Manchester United's star forward Marcus Rashford is backing the Premier League Kicks Holiday Camps that have just been announced because the objectives chime with his beliefs
"For me, the main reason I wanted to be involved in it is because it has a purpose that I believe in," Rashford says. "Giving young people the opportunity for safe activities and good meals, is something that I definitely believe in.
"It was definitely important for me to try and get on board and do what I can to help as well."
Rashford is an ambassador for the programme, where the Premier League is partnering with Barclays to support young people in the run-up to Christmas by funding the camps, which cater for eight to 18-year-olds.
The PL Kicks Holiday Camps will take place between 21-23 December and will feature 75 professional football club community organisations supporting up to 4,500 young people who need it most, with access to sport and positive activities, as well as nutritious meals.
They build upon the year-round delivery of Premier League Kicks the clubs have been delivering to their local communities.
Rashford says the camps giving young people the opportunity to access support during the schools holidays is hugely important to him.
"People think the holidays is a time where it’s always easy for children and for families but sometimes it’s not," he says. "So these programmes being available to them can be a massive help for the children and the parents as well. It’s of huge importance and it’s important to keep that going."
Rashford himself attended MU Foundation's Premier League Kicks programme "Street Reds" at a similar age to some of the camps' participants later this month so is aware of the importance of how clubs can give positive activities to local youngsters.
"It helps everyone with having those activities available in less fortunate communities," he says. "I've known a lot of talented players who have been involved in these types of programmes like Kicks.
"So, you know, you end up with a few more talented players than you would have expected and, for the children, it’s a safe environment where they can go and enjoy themselves and do what they want to do, which is play football and enjoy themselves with their friends.
"For me, it's a brilliant programme and long may it continue."
The camps are the latest initiative in the wide-ranging force for good that the clubs have been performing to meet the needs of their local communities, something that fills Rashford with pride.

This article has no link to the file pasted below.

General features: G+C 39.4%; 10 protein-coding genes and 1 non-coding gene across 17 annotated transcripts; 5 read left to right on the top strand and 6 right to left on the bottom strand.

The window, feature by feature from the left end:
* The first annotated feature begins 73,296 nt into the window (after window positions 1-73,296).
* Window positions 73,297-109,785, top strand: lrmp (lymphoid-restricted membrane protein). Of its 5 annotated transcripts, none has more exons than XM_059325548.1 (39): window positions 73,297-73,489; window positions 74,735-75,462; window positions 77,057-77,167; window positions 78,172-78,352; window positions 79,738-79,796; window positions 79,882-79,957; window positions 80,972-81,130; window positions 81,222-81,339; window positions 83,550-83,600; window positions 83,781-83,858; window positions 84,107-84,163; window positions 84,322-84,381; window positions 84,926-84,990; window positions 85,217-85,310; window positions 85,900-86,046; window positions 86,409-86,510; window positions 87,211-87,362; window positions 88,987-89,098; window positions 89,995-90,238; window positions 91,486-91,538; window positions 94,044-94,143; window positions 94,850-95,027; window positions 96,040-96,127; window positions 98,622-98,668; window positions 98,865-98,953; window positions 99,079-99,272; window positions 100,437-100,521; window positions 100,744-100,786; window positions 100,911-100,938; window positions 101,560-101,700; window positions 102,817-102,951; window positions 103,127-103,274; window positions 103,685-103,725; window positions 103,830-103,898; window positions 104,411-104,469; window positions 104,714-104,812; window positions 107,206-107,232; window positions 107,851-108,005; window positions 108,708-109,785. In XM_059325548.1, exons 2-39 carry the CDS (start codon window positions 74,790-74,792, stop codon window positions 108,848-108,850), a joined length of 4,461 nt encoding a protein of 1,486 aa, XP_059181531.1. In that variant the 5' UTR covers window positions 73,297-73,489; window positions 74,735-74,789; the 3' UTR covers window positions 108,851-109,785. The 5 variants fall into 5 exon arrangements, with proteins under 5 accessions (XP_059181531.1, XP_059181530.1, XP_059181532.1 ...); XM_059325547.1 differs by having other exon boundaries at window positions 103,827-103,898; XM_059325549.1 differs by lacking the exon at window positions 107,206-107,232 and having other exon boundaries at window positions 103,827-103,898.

"I've always known that football clubs are in the heart of the community," he says.
"What I've probably been most proud of is that clubs and supporters have been able to put deep rivalry aside to stand together to protect our most vulnerable children.
"That was powerful. Football is the most common language we all speak and if we are all speaking the same language that’s a powerful force for good."
Rashford's work off the pitch this season tackling food poverty has already captured the headlines this year and earned him an MBE. The 23-year-old is also looking to improve literacy among kids and will soon launch a children's motivational book, You Are A Champion, to help that campaign. These are part of the life skills he feels can empower young people for the future.
"The key message here is that every child in the UK should be equipped with the tools they need to succeed at anything they put their mind to," he says.
"No child should be starting 20 yards behind any other child. We must start breaking the cycle of hardship.
"Food stability is the foundation of everything but we can also support food education and confidence in the kitchen, financial literacy, and literacy. Reading is a really important escapism to encourage within vulnerable environments."
One of those life skills is how to manage money and, as part of the League's partnership with Barclays, the Holiday Camps will feature Barclays Life Skills workshops on financial literacy.
"Without vital skills to navigate adult life, we are going to continue cycles of hardship," Rashford says. "Money management is a key tool that should be taught from early stages, we should also be promoting education within food and nutrition, building confidence within kitchens, making it creative and fun."
While Rashford takes pride in how football clubs have stepped up to help in their communities, the eagerness of youngsters to play their part has been 'really special'.
"This October I was incredibly proud to call my profession football, seeing clubs pull together, opening kitchens to support our most vulnerable," he says.
"Football clubs are a huge part of people's lives and we can't ever forget that. For some, football is all they have.
"It's been really special to see children, particularly, step up and want to play their role. You can see the joy and sense of achievement in their faces.
"That's what it's about, nurturing a new generation to be more compassionate, to pick each other up when they fall."